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All good things must come to an end, including Mass Effect

A screenshot from Mass Effect 3, the final entry in an epic galactic adventure set 200 years in the future


If you're a gamer, you've probably noticed the Internet is furious over the ending to BioWare's Mass Effect trilogy, a story five years in the telling.

That writers of beloved fictions fail to live up to fan expectations is an inevitable facet of popular culture. However, that disappointment is amplified by the open mic that is the Web. The last couple of weeks have seen fans constructing all sorts of petitions and polls in an attempt to let BioWare know they are disenchanted with the series' ending. There's even an interesting and inspired case of fan disappointment being transmuted into constructive activism.

Here's the thing, though: The trilogy's ending – at least the one that capped my experience (there are three slightly different resolutions, and all have earned the ire of some players) – is both wrenching and beautiful.

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It's so beautiful that I can't imagine ruining it for those yet to experience it. (It's worth noting that many of the people complaining about the series' finale seem to have no qualms revealing spoilers amid their protests – those yet to finish the game should be wary when visiting online user forums and comments).

All I'll say is that BioWare's resolution cleverly, courageously and categorically ended the tale that the games' writers set out to tell.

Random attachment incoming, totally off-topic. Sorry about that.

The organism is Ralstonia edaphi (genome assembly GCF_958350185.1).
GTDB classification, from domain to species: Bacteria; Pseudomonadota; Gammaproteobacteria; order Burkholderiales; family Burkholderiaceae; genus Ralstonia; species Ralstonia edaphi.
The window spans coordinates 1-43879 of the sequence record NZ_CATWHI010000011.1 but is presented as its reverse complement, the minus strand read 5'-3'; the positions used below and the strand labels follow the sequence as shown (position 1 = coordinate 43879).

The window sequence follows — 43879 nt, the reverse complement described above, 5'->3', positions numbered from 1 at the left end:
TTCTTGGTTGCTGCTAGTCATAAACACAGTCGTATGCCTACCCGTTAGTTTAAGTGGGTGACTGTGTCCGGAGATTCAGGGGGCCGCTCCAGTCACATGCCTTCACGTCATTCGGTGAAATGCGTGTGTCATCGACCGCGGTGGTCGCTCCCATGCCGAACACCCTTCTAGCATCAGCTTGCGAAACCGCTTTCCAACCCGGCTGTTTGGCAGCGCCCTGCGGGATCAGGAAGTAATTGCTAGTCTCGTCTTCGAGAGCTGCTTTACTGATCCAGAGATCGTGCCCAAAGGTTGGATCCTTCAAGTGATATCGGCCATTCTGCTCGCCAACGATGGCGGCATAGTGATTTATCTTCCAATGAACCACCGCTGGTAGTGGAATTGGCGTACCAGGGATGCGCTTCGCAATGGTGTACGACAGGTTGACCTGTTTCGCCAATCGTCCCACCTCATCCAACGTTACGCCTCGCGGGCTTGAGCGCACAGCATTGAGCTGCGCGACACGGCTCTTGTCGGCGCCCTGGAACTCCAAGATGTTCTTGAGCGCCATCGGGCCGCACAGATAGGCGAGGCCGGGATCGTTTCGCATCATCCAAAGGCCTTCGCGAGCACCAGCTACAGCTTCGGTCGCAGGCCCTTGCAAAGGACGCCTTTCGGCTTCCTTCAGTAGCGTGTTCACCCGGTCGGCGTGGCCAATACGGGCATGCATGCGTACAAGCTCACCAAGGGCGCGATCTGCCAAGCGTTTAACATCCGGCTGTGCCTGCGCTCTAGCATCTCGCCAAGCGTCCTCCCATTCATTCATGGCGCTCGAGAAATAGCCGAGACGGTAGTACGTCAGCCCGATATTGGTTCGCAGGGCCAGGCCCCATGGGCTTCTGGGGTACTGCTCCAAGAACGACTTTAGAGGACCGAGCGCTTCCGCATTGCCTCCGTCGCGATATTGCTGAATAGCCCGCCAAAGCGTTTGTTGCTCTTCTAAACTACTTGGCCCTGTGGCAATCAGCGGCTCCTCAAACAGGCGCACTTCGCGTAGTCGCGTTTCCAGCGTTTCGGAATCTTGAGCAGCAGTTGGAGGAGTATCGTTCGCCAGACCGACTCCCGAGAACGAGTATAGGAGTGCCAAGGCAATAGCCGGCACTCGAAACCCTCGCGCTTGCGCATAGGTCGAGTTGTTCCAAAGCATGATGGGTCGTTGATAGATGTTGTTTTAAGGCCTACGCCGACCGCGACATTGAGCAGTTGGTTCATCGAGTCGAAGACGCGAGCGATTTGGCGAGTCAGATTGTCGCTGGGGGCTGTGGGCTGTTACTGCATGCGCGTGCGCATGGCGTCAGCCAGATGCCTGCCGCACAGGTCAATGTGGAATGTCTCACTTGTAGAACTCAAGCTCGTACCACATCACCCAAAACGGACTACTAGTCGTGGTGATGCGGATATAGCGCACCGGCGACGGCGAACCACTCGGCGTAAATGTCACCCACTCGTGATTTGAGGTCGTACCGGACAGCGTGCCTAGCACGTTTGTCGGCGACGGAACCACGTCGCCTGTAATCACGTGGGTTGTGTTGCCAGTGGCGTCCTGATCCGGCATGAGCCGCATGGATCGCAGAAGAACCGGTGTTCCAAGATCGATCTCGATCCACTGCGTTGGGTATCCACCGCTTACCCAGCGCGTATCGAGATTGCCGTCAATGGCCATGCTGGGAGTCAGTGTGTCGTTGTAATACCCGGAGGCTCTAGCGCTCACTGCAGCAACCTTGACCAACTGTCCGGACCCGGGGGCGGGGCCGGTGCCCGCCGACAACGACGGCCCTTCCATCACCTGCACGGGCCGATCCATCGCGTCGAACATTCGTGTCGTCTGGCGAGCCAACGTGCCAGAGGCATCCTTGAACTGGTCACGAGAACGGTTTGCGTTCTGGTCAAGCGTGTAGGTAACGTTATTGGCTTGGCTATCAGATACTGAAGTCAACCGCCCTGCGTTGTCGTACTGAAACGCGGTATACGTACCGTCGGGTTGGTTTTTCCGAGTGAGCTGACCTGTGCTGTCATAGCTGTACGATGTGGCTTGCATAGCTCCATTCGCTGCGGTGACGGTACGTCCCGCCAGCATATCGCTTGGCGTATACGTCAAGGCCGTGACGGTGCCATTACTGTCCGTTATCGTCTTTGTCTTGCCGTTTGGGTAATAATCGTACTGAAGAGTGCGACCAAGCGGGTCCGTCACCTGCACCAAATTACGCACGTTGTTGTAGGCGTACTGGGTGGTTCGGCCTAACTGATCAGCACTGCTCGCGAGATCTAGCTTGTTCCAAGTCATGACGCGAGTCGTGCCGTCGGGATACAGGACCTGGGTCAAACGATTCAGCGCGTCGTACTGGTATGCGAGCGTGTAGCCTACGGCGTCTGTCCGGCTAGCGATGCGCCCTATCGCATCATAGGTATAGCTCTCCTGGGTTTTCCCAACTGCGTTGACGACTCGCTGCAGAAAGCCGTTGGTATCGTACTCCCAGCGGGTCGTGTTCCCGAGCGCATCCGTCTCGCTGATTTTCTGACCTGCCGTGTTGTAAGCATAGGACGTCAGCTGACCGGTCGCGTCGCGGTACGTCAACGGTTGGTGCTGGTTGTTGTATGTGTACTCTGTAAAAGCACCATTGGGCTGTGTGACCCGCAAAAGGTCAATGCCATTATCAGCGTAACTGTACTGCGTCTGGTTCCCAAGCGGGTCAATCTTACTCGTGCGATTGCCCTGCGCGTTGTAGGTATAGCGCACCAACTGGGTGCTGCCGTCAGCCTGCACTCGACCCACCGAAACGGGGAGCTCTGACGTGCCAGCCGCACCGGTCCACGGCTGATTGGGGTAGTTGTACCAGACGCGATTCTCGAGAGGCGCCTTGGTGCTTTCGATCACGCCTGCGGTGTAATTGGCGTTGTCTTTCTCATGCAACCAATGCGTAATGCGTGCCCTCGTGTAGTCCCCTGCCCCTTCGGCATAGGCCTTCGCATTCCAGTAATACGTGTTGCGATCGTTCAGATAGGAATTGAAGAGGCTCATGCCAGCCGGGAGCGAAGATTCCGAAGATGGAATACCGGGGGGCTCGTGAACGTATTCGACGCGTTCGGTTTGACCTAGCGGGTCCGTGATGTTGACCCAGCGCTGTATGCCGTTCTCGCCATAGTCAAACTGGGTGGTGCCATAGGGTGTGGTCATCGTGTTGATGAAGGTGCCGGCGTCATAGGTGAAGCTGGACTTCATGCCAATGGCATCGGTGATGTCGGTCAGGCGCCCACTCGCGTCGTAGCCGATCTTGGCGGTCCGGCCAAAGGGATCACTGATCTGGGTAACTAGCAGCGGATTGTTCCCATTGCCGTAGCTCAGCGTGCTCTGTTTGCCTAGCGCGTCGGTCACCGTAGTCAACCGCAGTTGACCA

Despite what you might read from irate fans, it is far from lazy or simple. It is complex and thought provoking. It's been days since I finished the game, and I still find myself contemplating the conclusion, trying to discern what it means for the characters, species and worlds affected. That a story can reach a definite end and yet leave one fascinated by what might come after is, to me, is a sign that BioWare got it right.

My greatest complaint with syndicated television is that it rarely feels as though the writers know where things are headed. Plots meander, ideas weave into and out of the narrative at random, often seemingly the result of studios reacting to what they perceive the masses want. There's no structure, no goal. And when these shows are inevitably yanked from the air after ten episodes or 10 seasons, audiences are usually left with little in the way of resolution.

This is a common problem in games, too. Series typically persist as long as publishers can make money off them, each new game offering half a plot and half an ending, always keeping the door open for the story to continue while never satisfying players in the way a complete, properly told story should.

Mass Effect doesn't suffer this problem. It was a story conceived as a trilogy, with its ending defined even before the first game hit shelves. This is made clear as we play through the final game, where the meaning of several of the most important narrative props finally becomes clear, leaving us to marvel at the writers' cleverness while looking back and realizing how the first two games were filled with foreshadowing. It's a tale that's been masterfully constructed with a beginning, a middle and, yes, an ending.

It's also a story in which players have been given a crucial role in the form of the ability to shape certain details. We've made key choices that have altered not just the sort of person our hero, Commander Shepard, is, but also which characters – sometimes even which species – get to live or die. These choices have dramatically altered certain facets of the narrative, closing some storylines and opening others. Your friends' experience of the story will not be the same as yours.